Flash memory runs the world right now. It’s a $60 billion market at the heart of virtually all electronics. Thanks to Crossbar’s resistive RAM technology, though, Flash may soon be a fading memory (pun intended).
Consider how much you and your business depend on flash memory. Smartphones rely on it. Tablets rely on it. So do USB thumb drives. Most ultrabooks use SSD or hybrid drives that combine traditional hard drive technology with flash memory. Without flash memory, your business might come to a grinding halt.
As ubiquitous as flash memory is, though, one of the hurdles for the technology has been capacity, especially larger capacity at a reasonable price. Most smartphones and tablets come with 16GB, 32GB, or sometimes 64GB of storage. Each step up typically adds $100 to the cost of the device.
With SSDs the problem is greater. The most common SSD capacities are 128GB and 256GB, both significantly smaller than the 1TB-plus capacities of most traditional hard drives. Yet a 128GB SSD costs as much as a 1TB or even some of the less expensive 2TB hard drives, and a 1TB SSD costs at least 10 times as much.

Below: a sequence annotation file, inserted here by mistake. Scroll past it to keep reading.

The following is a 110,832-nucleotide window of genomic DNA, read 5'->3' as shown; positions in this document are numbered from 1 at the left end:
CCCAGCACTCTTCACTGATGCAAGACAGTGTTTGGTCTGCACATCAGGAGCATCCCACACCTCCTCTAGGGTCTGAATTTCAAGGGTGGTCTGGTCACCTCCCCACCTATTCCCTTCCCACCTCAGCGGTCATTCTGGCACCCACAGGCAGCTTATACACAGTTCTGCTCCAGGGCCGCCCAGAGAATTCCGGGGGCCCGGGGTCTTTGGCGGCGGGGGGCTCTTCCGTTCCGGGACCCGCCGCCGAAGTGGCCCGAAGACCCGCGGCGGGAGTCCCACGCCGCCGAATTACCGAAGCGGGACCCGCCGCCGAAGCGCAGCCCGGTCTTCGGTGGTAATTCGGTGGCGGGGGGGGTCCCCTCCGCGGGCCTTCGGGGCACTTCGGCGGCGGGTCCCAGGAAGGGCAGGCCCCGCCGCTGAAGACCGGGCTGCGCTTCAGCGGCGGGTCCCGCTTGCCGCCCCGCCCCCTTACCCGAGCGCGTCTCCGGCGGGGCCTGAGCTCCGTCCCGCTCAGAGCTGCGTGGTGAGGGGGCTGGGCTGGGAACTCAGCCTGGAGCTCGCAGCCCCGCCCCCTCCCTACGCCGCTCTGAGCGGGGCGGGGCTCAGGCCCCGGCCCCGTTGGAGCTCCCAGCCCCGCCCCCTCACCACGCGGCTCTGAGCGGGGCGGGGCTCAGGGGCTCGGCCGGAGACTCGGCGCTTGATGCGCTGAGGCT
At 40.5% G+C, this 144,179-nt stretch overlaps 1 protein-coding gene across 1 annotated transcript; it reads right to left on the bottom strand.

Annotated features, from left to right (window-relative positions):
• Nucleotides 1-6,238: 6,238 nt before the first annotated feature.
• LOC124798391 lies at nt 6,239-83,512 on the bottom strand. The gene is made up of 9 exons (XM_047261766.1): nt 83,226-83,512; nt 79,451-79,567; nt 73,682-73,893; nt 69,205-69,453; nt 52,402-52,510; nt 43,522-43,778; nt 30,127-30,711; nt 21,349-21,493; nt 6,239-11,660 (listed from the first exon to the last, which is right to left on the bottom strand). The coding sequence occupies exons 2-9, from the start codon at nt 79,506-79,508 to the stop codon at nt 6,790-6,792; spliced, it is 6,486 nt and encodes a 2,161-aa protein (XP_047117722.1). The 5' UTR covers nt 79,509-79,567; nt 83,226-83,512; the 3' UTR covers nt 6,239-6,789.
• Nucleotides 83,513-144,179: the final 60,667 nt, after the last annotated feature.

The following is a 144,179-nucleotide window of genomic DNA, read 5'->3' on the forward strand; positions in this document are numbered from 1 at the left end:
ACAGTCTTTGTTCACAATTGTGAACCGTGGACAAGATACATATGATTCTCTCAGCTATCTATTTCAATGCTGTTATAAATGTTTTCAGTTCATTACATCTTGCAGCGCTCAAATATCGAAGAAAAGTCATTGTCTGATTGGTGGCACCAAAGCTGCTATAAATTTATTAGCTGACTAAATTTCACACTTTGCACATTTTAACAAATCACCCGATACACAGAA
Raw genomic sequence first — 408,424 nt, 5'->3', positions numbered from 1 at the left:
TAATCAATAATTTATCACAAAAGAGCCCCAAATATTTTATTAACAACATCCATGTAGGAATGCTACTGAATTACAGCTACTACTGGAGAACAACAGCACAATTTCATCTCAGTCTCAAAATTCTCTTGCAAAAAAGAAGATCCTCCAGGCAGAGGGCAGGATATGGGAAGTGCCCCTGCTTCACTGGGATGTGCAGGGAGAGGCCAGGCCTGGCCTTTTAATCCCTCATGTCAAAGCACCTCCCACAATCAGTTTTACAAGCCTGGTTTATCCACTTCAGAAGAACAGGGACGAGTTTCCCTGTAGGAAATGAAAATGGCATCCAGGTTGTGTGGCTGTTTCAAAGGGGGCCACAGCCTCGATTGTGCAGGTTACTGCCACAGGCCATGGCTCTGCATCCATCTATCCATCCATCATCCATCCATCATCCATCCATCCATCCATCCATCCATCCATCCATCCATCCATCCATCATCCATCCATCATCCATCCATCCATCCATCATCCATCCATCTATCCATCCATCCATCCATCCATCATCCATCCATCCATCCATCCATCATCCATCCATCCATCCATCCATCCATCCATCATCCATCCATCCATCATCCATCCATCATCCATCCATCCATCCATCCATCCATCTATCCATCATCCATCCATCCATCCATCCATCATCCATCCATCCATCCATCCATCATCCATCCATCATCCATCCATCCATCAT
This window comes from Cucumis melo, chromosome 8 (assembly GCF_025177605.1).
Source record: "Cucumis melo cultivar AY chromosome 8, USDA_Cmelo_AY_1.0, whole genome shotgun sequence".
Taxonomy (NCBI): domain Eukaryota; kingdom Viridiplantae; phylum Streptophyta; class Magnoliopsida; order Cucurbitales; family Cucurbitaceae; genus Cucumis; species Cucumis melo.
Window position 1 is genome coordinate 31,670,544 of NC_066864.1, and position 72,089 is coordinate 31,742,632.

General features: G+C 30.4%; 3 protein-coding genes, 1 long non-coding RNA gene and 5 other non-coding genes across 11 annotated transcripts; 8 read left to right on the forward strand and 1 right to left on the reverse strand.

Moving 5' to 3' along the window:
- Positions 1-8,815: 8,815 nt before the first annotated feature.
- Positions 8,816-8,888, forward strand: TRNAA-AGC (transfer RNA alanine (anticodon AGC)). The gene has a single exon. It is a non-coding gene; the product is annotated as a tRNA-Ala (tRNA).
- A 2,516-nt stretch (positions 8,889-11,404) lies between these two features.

That’s a problem in a world where higher resolution photos and videos and digital music and movie content can quickly fill up hundreds of gigabytes of space.
RRAM has a number of benefits and advantages over flash memory. Crossbar claims the technology can put 1TB of data on a single chip the size of a postage stamp and can access the data stored on it 20 times faster than the best flash memory. In addition, RRAM reportedly uses 20 times less power—enabling mobile devices to last weeks or months on a charge—and Crossbar says it has 10 times the endurance of NAND flash technology.
Flash memory has a massive, global presence, and Crossbar is just getting started, so don’t expect to find any ultrabooks or mobile devices with RRAM on the shelf any time soon. As flash memory struggles to break capacity and cost barriers, though, RRAM could be a major game changer that enables the next generation of smartphone, tablet, and PC storage.
Tony is principal analyst with the Bradley Strategy Group, providing analysis and insight on tech trends. He is a prolific writer on a range of technology topics, has authored a number of books, and is a frequent speaker at industry events.